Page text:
Royal College of Midwives ‘extremely disappointed’ by lack of DH response to midwifery regulation plans

RCM has attacked the government for failing to publish the response to its summer consultation on changes to regulation.

The Royal College of Midwives (RCM) has criticised the government for failing to publish the response to its summer consultation on changes to regulation.

RCM chief executive Cathy Warwick. Picture: John Behets

Writing in her blog RCM chief executive Cathy Warwick said her organisation participated in the consultation in June and was ‘extremely disappointed’ at the Department of Health (DH) for the delay.

Midwifery supervision

The consultation was launched in response to a request from the Nursing and Midwifery Council (NMC) back in January, which outlined proposed changes to midwifery supervision in the UK.

These changes involve removing section 60 of the Nursing and Midwifery Order 2001 (NMO), which covers this area of midwifery supervision.

The NMC wants to remove the tier of regulation relating specifically to midwifery because it feels the role is amply covered by the remainder of its NMO and the NMC Code.

The regulator insisted the proposed changes would not affect:

  • Separate registration of midwives.
  • Direct entry to the register as a midwife.
  • Protected title of a midwife.
  • Protected function of attendance on a woman in childbirth or separate competencies and pre-registration education standards for midwives.

Ms Warwick said the planned changes has already been signed off by a minister in the DH and would be published at the same time it was presented to Parliament.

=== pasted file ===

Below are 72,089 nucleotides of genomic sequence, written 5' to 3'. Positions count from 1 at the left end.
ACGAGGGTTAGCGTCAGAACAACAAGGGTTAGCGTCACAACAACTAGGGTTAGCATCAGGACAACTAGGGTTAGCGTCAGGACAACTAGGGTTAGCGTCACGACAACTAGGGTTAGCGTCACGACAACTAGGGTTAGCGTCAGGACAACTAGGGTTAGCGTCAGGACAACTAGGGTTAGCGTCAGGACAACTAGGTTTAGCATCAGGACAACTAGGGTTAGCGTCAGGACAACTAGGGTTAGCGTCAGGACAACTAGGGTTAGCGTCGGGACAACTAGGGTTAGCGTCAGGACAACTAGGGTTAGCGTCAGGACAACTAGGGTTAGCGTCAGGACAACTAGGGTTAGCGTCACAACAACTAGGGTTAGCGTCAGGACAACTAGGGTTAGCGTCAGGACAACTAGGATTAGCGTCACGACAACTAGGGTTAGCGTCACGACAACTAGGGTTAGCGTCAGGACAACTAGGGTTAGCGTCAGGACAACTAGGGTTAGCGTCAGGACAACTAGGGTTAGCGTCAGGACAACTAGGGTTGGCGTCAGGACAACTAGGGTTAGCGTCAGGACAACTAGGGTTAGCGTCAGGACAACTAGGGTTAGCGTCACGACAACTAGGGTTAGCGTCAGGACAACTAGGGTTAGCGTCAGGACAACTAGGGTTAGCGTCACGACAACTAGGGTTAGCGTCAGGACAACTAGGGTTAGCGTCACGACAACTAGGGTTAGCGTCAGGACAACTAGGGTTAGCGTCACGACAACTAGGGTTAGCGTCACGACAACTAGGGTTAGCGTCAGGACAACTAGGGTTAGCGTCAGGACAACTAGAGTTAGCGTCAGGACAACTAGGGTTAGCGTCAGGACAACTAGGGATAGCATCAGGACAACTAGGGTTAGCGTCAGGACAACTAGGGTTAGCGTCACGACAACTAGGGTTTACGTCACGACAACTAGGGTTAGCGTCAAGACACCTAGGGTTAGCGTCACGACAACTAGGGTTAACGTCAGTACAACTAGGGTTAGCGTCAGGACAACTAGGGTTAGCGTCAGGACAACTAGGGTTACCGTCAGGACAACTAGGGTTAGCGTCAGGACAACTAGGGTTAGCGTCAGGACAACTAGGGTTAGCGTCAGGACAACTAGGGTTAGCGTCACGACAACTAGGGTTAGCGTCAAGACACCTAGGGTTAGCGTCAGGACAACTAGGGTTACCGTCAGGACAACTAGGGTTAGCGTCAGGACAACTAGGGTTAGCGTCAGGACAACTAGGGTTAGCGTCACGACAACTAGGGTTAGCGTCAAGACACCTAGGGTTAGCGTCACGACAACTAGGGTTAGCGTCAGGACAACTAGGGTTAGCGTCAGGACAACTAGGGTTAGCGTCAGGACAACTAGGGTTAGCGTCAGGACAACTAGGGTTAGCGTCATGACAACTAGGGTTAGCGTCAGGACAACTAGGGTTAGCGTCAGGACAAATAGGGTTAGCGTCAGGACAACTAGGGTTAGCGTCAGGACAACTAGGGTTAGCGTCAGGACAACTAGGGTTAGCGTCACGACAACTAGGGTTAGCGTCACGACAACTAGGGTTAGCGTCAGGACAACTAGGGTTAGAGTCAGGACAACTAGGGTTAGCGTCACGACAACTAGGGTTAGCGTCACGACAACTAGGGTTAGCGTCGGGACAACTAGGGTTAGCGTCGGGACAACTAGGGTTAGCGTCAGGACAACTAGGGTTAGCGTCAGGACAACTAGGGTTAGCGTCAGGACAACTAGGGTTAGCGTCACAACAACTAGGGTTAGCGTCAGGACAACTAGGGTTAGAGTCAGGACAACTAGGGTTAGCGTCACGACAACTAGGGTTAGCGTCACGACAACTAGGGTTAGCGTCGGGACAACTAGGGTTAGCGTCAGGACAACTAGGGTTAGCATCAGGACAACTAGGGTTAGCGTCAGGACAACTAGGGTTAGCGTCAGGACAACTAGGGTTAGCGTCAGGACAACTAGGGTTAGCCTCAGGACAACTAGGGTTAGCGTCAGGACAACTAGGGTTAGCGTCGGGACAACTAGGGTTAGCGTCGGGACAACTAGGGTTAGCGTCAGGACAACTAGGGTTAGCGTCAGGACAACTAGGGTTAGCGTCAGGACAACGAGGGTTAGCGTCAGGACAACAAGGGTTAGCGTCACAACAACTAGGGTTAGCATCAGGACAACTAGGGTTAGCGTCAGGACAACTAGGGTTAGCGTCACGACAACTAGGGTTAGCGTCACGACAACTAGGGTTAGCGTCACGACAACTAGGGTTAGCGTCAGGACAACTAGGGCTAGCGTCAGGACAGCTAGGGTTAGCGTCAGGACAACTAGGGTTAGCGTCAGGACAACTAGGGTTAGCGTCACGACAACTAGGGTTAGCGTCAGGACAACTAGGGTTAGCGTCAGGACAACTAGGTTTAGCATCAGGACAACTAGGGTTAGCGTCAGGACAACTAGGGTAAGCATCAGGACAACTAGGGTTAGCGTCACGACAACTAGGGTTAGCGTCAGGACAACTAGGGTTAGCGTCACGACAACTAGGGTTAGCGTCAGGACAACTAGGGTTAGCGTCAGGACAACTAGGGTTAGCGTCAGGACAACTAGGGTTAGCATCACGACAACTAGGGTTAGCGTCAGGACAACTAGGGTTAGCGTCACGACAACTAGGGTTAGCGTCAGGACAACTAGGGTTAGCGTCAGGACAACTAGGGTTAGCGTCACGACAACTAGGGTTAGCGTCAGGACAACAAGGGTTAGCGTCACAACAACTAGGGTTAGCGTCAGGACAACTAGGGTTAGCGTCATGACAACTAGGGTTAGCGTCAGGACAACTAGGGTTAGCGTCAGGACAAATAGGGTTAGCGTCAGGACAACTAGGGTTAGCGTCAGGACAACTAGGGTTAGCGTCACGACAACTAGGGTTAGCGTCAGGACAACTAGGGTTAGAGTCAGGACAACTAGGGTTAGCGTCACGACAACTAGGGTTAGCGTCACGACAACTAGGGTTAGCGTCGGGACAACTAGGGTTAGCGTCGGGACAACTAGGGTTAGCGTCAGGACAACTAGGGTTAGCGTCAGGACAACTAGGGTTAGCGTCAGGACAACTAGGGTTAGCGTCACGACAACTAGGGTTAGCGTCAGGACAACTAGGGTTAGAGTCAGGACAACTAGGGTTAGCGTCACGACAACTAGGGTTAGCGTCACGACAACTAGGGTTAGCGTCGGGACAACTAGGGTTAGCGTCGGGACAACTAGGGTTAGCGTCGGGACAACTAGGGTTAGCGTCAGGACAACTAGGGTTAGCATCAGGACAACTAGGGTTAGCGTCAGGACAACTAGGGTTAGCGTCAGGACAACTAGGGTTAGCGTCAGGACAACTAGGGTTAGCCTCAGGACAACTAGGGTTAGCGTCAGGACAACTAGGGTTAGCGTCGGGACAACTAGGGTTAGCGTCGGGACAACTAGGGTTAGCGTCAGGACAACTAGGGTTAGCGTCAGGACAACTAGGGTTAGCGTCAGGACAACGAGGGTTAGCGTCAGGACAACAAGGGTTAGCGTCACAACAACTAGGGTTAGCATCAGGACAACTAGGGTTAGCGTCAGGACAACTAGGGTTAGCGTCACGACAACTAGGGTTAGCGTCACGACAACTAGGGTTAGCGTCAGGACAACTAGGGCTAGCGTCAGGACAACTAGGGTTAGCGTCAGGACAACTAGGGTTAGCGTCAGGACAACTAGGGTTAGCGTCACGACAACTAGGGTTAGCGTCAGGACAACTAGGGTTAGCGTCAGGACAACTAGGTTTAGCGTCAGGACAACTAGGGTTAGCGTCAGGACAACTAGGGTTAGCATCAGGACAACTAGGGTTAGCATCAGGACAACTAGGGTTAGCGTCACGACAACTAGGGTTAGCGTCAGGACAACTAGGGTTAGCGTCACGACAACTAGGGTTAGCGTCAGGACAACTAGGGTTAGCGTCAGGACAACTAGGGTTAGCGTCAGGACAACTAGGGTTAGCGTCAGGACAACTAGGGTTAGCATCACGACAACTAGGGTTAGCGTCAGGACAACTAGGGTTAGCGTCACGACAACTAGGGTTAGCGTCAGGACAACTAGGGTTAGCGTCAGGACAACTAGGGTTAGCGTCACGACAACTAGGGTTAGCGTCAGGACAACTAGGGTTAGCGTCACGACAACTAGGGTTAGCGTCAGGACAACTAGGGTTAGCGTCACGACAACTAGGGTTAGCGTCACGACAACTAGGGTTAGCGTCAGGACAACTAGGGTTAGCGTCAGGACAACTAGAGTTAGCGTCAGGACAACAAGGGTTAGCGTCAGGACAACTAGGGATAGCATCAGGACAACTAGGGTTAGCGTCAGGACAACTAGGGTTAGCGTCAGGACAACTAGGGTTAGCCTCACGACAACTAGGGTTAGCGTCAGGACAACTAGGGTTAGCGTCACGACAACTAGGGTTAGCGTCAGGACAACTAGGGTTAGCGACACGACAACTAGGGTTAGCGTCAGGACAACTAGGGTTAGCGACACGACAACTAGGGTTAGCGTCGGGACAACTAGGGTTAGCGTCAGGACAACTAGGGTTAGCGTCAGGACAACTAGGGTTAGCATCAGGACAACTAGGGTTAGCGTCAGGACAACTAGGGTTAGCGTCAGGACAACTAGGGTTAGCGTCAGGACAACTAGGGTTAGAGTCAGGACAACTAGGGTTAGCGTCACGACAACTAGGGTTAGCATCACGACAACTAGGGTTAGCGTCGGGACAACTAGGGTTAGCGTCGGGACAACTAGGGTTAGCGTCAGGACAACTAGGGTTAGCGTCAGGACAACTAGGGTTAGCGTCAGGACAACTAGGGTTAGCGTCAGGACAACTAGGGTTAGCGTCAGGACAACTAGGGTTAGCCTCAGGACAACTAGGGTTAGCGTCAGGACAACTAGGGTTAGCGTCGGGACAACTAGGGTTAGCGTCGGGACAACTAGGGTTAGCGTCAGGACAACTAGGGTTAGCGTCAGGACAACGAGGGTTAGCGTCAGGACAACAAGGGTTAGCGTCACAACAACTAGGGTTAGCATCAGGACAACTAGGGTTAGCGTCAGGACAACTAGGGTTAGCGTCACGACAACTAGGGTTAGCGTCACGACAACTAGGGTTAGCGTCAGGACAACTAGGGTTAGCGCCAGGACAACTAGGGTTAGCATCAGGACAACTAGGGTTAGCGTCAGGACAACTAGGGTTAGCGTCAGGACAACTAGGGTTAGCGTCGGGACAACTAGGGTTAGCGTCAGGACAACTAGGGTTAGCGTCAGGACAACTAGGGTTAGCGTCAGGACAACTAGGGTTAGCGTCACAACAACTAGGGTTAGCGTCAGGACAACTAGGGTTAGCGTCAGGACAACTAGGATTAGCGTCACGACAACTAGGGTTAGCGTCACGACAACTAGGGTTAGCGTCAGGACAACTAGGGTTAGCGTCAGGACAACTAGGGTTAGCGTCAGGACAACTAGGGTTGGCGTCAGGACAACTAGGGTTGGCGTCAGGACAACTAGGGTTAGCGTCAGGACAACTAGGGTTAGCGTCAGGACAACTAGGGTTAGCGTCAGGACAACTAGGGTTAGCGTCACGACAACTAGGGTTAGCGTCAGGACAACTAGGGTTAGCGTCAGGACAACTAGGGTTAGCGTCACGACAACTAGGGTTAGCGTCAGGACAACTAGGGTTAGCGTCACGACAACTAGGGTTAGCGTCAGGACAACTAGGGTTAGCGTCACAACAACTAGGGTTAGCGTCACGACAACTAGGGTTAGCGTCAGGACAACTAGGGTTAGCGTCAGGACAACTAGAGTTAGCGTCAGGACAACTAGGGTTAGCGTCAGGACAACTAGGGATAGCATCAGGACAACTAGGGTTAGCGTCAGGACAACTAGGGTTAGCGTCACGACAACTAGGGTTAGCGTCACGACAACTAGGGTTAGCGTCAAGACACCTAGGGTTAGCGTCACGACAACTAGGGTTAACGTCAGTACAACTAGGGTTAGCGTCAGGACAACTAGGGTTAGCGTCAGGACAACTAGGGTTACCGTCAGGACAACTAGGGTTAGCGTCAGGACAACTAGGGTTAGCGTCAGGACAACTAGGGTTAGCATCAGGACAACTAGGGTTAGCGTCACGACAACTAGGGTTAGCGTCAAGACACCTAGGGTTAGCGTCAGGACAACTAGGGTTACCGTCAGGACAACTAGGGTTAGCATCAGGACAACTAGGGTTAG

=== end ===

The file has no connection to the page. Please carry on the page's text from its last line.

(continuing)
Uncertain dates

She wrote: ‘However, it is uncertain when this will happen and, therefore, when the subsequent debates will take place before the regulatory changes can be enacted by the proposed date of 31 March.

The NMC also wishes to abolish its midwifery committee, which the RCM opposes because it fears losing ‘the voice of midwifery in a nursing-dominated council’

Ms Warwick added the RCM ‘had been clear from the outset that it does not support the proposal’ and dismissed the arguments in favour of its dissolution as ‘weak’.

Continuing efforts

She concluded: ‘We will continue to lobby to delay the removal of the statutory midwifery committee until such time as the overarching regulation of the professions is reviewed, as well as a separate register for midwives is established within the NMC or, possibly, another professional regulator.’

Responding to the blog, a DH spokesperson said: ‘We’ll respond to the consultation in due course.’

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